I’m surprised I didn’t see any done like an old-west wanted poster. With a header saying “Wanted: Job”, and a sepia picture of you looking like an angry criminal. Actually, that’s probably why I haven’t seen it.

Louis Clayton | Strike-Jobs.co.uk Journalist

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Six Tips For Effective Job Searching

So you’re looking for a new job. Maybe it’s been a little while now and you’ve signed up to so many job board websites, your e-mail inbox is starting to become bloated with updates from sites you can’t even remember visiting, advertising jobs that are entirely wrong for you. What can you do? Here are six tips to help you in your search for professional fulfilment. Because people like lists.

  1. Take a good look at yourself.

    Not a long hard look in the mirror, you already look great. But consider your strengths and weaknesses to help you refine what jobs you look for. What are you passionate about? What experience and skills do you have? It doesn’t always have to be professional experience either, if it demonstrates a relevant skill such as leadership or creativity it’s still important.

    From there you can refine which job board websites you sign up for. Look for more niche ones that list jobs in the sectors that you are looking for, and some larger more general ones to balance things out. Make sure to check any e-mails you get from these websites as well, as they will suggest recently posted jobs that may be relevant to you.

    Ask yourself what you want to get from a job to help you refine your searching. What salary are you looking for? What kind of hours? Will you need training? Remember these when you’re looking to apply for a job.Shes drawing on your screen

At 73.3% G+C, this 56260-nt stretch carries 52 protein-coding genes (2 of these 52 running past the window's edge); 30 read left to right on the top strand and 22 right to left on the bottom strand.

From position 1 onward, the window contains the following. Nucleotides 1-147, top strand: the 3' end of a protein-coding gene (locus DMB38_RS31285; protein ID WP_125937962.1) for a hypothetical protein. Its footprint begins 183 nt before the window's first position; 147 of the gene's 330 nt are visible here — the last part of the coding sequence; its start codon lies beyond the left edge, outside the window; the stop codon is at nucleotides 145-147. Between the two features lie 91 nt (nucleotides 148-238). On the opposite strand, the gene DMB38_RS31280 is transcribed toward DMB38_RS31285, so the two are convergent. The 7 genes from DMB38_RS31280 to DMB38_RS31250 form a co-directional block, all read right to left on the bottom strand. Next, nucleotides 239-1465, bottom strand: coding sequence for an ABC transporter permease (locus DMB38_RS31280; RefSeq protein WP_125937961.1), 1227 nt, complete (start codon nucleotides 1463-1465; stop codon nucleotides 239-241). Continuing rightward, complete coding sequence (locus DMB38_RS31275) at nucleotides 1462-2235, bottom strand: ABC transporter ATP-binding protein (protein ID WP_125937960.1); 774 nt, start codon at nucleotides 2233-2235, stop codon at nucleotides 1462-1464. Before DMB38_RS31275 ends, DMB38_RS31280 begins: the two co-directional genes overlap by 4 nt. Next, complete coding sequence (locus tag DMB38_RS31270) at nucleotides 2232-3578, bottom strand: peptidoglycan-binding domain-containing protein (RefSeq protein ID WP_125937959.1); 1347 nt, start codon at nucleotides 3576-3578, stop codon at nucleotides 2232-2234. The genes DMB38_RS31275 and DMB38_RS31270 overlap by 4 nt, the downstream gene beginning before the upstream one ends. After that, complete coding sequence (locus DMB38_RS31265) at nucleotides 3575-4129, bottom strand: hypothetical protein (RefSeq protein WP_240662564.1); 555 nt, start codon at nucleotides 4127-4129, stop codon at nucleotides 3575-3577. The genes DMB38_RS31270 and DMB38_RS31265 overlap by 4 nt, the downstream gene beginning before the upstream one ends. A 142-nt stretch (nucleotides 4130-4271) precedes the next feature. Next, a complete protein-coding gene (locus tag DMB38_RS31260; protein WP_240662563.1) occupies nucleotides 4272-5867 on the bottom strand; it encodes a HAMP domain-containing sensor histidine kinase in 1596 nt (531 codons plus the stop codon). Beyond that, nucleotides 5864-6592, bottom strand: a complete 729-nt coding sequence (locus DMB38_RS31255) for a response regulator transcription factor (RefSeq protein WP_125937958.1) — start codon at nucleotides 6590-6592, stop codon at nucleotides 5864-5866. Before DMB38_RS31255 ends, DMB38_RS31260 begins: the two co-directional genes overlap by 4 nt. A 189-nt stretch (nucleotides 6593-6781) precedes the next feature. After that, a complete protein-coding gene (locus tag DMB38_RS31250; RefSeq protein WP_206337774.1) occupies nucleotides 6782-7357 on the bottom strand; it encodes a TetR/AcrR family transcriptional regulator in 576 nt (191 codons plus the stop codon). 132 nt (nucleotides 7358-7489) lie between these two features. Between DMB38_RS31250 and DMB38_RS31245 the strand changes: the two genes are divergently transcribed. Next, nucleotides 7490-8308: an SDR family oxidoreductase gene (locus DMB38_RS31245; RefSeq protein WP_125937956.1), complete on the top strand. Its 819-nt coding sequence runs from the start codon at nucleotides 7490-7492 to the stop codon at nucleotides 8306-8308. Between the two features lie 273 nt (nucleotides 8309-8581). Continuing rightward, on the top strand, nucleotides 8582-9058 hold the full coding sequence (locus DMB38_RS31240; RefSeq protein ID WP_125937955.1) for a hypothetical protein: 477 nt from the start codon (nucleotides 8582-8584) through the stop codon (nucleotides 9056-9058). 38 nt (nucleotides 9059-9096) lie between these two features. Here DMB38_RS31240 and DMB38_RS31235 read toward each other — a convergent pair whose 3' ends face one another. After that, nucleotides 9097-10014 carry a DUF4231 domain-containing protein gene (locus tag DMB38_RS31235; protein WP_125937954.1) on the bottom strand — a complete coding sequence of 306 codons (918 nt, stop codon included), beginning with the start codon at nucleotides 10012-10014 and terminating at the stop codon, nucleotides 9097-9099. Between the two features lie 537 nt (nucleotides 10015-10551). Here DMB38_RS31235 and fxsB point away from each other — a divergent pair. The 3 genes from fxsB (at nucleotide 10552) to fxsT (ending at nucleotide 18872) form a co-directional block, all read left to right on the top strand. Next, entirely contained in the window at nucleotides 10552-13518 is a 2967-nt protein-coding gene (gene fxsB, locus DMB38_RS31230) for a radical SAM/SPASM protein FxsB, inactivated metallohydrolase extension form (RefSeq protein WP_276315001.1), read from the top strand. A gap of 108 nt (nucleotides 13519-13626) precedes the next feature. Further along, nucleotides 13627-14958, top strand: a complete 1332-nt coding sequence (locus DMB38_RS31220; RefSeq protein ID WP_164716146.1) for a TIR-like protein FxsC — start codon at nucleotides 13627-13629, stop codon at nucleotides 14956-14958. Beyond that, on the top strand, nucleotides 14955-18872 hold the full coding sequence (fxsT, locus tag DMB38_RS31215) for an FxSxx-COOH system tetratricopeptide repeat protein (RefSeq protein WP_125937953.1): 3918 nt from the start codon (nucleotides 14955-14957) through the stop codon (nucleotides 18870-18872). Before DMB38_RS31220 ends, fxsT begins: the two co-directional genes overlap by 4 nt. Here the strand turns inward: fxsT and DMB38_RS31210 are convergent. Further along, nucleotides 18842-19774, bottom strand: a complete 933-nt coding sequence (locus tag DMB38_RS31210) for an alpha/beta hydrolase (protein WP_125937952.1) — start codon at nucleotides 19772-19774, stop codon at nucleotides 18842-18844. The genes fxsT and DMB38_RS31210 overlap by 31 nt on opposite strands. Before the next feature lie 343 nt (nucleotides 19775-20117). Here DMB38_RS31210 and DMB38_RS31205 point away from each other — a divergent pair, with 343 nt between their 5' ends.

1. Organise your time effectively.

    Don’t be afraid to give yourself a daily schedule. It’s what you’ll have at work, anyway, so why not get used to it now? Set yourself daily targets and meet them each day. How many jobs are you going to apply for each day? Are there any improvements and refinements you can make to your CV or covering letter?

    If you can’t find any jobs that match your skills and interests, you can always spend time researching the areas that interest you to track down relevant vacancies. Maybe there are more specialised job-boards hidden away on the web, or magazines geared towards your skills and experiences that are currently advertising jobs. And don’t forget to keep track of where you’ve applied for jobs and when, so you know when to follow up applications.

  2. Personalise your CV and covering letter for each application.

    For every application you make, spend a bit of time adjusting your CV to match the criteria the employers are looking for. This doesn’t mean writing a new CV, that would be mad. Unless being mad is directly beneficial to your job search. But if they are particularly emphasising excellent team-working skills and that applies to you, you can bump that up your CV a little. Take a look at the job listing, look for the things they’re looking for, and emphasise these attributes in your CV and covering letter. And make sure to trim any excess flab from your CV, if things aren’t particularly relevant to the position.

    You can even adjust your interests & hobbies to highlight relevant past-times you participate in that might impress employers or add activities you’ve done in the past, search as performing a play or coaching a football team that might not necessarily impress every employer but could give you that extra personal edge if it matches skills you might want to demonstrate that are needed for the job.